|Publication number||US4669502 A|
|Application number||US 06/797,459|
|Publication date||Jun 2, 1987|
|Filing date||Nov 13, 1985|
|Priority date||Nov 20, 1984|
|Also published as||EP0182755A2, EP0182755A3|
|Publication number||06797459, 797459, US 4669502 A, US 4669502A, US-A-4669502, US4669502 A, US4669502A|
|Inventors||Silvano Lonardi, Fulvio Ottofaro|
|Original Assignee||501 Glaxo S.p.A.|
|Export Citation||BiBTeX, EndNote, RefMan|
|Patent Citations (7), Referenced by (11), Classifications (11), Legal Events (5)|
|External Links: USPTO, USPTO Assignment, Espacenet|
The present invention relates to a device for the automatic selection of one of a plurality of fluids forming the mobile phase in a chromatographic analysis apparatus.
It is known that at present the so-called high pressure liquid chromatography (HPLC) is a widely used analytical technique in analysis laboratories.
The instrumentation employed in the HPLC technique, schematically shown in FIG. 2, is represented by a chromatographic column 2 which operates under particular conditions of pressure, ensured by a suitable pump 11 for the passage of the mobile phase 10 (an appropriately selected mixture of solvents).
Generally the column is inserted in a thermostatically controlled system. The sample under examination (a solution thereof) is "injected", possibly by an automatic sampler 16, in the column wherein, through the action of the mobile phase, the various components are separated from one another and from possible impurities. The material eluted from the column is measured by a detector 13, the response of the latter being recorded in the form of peaks. The calculations necessary for determining the individual components are based on the areas or height of these peaks.
The recorder 14 may be replaced by an integrator/computer 15, which directly provides the analytical results.
The evolution of the technique has led to the marketing of instruments which make it possible to operate under automatic conditions. In the most recent arrangements, in fact, the HPLC chromatograph is equipped with an automatic sampler, i.e. with a device capable of performing the operations of injecting, in succession, a series of samples prepared beforehand. As, however, each type of product and thence each type of analysis requires clearly defined and specific instrumental conditions, it follows that the possibility of automation is limited to a series of homogeneous samples.
In practice, however, one is generally faced with the task of having to analyze several series of different samples, each of which requires different operating parameters and, in particular, different mobile phases.
With the most sophisticated devices it is possible to program certain variations of the machine's parameters and, as far as the mobile phase is concerned, it is also possible, starting with (up to 4) different solvents, to obtain mixtures with varying concentration of the solvents themselves, which enables an extension of the automation possibilities, but not to those cases requiring analysis of a large number of different series with, consequently, a large number of qualitatively different mobile phases. Complete automation can therefore be guaranteed even in the most unfavourable conditions, only when it is possible to change a large number of mobile phase automatically.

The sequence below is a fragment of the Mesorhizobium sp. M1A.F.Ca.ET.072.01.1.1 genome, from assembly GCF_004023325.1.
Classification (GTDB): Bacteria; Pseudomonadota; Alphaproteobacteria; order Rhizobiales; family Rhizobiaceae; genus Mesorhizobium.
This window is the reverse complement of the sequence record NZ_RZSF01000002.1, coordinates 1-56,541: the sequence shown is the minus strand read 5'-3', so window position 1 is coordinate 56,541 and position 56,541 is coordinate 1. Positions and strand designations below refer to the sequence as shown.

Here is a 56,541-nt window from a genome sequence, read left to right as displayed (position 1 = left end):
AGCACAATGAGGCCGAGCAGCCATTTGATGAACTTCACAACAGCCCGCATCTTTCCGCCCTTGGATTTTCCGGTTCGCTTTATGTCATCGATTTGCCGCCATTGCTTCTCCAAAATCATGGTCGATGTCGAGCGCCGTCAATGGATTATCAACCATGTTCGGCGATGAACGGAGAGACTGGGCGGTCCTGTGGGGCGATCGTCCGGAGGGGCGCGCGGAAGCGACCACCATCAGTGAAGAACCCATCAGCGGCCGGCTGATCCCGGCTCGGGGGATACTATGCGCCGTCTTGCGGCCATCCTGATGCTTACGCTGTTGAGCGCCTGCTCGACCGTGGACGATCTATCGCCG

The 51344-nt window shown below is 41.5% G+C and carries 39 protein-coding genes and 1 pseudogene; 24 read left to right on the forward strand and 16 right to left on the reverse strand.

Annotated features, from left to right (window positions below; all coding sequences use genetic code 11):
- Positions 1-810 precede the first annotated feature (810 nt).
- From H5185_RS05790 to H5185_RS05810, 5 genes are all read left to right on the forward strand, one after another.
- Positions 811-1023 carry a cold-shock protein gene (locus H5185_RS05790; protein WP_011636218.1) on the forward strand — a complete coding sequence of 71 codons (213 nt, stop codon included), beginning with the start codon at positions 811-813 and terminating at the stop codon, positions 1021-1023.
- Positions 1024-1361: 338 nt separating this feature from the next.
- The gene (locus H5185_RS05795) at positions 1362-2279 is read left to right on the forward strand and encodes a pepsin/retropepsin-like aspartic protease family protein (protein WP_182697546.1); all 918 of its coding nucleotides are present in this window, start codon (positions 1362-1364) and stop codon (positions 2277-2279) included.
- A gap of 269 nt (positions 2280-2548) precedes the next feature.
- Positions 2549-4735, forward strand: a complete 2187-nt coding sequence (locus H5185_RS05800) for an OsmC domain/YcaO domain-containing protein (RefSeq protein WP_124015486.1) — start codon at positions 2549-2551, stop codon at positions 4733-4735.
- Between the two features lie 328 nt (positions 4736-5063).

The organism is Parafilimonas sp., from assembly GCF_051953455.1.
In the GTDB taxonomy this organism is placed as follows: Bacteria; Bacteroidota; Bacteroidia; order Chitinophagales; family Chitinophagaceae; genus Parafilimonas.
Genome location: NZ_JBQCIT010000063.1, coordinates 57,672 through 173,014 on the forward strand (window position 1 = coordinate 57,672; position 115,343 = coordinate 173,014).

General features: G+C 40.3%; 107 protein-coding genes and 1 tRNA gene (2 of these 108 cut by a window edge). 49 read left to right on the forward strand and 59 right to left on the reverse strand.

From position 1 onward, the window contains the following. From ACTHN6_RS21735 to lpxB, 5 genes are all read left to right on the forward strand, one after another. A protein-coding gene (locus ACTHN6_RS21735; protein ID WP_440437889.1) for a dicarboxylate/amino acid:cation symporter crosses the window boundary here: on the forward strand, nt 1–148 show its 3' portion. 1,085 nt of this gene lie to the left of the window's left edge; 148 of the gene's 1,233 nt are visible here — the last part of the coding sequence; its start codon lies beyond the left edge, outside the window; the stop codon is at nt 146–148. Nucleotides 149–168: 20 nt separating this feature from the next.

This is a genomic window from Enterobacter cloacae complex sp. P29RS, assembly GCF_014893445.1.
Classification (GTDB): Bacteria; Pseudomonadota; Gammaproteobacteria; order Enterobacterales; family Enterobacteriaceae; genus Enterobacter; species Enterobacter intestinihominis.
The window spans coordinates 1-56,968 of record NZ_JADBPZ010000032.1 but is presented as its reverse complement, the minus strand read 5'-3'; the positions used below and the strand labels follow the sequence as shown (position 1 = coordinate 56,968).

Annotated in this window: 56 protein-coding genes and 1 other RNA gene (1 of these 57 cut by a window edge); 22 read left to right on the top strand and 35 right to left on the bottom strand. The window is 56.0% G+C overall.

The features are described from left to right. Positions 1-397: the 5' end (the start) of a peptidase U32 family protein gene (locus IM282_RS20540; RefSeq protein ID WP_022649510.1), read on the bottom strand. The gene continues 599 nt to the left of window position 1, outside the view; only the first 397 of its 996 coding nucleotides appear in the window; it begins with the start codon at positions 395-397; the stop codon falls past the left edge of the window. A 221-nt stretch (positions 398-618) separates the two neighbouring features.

From U.S. Pat. No. 4,364,263 it is known a chromatographic system of the HPLC type wherein the solvents selector comprises a six-position rotary pneumatic valve for the inlet of six different mobile phases. Each control pulse supplied by the system CPU is converted to a pneumatic impulse capable of operating the valve.
This device has different inconveniences and limitations.
The number of mobile phases which are selectable is limited and depends upon the number of inlets of the valve. Therefore the possible increase of the number of possible phases would require the construction of an appropriate valve. Furthermore the pneumatic operation makes it indispensable an additional supply of compressed gas which brings about increased costs, encumberances and complexities. Lastly, changing from a phase to another implies a flow interruption, to allow the new positioning of the valve, as well as possible inconveniences deriving from moving mechanical parts.
It is therefore an object of the present invention to provide a device for the selection of the mobile phase which is free of the above noted drawbacks.
In accordance with the present invention, a device is provided for the selection of one of a plurality of fluids, particularly a solvent which forms the mobile phase in a liquid chromatographic apparatus, comprising a plurality of independent inlets, each connected to a fluid reservoir, and an outlet through which the selected fluid is led to the column of the chromatographic apparatus by means of a pump and under the control of a central processing unit, said device comprising:
an elongated manifold, one end of which forms the said outlet, provided with a plurality of lateral channels;